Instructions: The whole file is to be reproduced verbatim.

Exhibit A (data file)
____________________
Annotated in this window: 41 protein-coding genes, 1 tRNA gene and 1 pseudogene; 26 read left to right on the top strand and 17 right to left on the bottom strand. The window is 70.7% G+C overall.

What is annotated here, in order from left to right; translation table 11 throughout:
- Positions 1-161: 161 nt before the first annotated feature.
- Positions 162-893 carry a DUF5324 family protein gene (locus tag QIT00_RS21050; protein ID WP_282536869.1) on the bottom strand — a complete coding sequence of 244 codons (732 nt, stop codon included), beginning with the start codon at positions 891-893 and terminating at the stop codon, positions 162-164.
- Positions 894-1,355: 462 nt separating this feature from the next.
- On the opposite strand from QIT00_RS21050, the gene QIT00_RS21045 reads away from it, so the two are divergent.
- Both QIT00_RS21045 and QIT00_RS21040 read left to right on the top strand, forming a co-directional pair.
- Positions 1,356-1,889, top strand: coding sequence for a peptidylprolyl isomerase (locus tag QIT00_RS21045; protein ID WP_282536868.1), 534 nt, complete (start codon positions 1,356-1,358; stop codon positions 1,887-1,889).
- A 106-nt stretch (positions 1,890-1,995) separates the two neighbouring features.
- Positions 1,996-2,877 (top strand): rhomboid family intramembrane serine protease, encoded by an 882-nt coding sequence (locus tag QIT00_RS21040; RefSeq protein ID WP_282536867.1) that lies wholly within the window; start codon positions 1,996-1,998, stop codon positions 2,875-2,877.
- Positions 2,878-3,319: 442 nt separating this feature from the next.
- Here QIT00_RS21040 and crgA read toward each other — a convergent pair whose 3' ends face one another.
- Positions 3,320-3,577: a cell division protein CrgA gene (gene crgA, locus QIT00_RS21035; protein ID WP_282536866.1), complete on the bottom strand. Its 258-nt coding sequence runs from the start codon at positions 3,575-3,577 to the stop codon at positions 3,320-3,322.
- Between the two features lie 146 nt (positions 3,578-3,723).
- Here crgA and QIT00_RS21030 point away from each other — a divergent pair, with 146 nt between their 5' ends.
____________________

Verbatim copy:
Annotated in this window: 41 protein-coding genes, 1 tRNA gene and 1 pseudogene; 26 read left to right on the top strand and 17 right to left on the bottom strand. The window is 70.7% G+C overall.

What is annotated here, in order from left to right; translation table 11 throughout:
- Positions 1-161: 161 nt before the first annotated feature.
- Positions 162-893 carry a DUF5324 family protein gene (locus tag QIT00_RS21050; protein ID WP_282536869.1) on the bottom strand — a complete coding sequence of 244 codons (732 nt, stop codon included), beginning with the start codon at positions 891-893 and terminating at the stop codon, positions 162-164.
- Positions 894-1,355: 462 nt separating this feature from the next.
- On the opposite strand from QIT00_RS21050, the gene QIT00_RS21045 reads away from it, so the two are divergent.
- Both QIT00_RS21045 and QIT00_RS21040 read left to right on the top strand, forming a co-directional pair.
- Positions 1,356-1,889, top strand: coding sequence for a peptidylprolyl isomerase (locus tag QIT00_RS21045; protein ID WP_282536868.1), 534 nt, complete (start codon positions 1,356-1,358; stop codon positions 1,887-1,889).
- A 106-nt stretch (positions 1,890-1,995) separates the two neighbouring features.
- Positions 1,996-2,877 (top strand): rhomboid family intramembrane serine protease, encoded by an 882-nt coding sequence (locus tag QIT00_RS21040; RefSeq protein ID WP_282536867.1) that lies wholly within the window; start codon positions 1,996-1,998, stop codon positions 2,875-2,877.
- Positions 2,878-3,319: 442 nt separating this feature from the next.
- Here QIT00_RS21040 and crgA read toward each other — a convergent pair whose 3' ends face one another.
- Positions 3,320-3,577: a cell division protein CrgA gene (gene crgA, locus QIT00_RS21035; protein ID WP_282536866.1), complete on the bottom strand. Its 258-nt coding sequence runs from the start codon at positions 3,575-3,577 to the stop codon at positions 3,320-3,322.
- Between the two features lie 146 nt (positions 3,578-3,723).
- Here crgA and QIT00_RS21030 point away from each other — a divergent pair, with 146 nt between their 5' ends.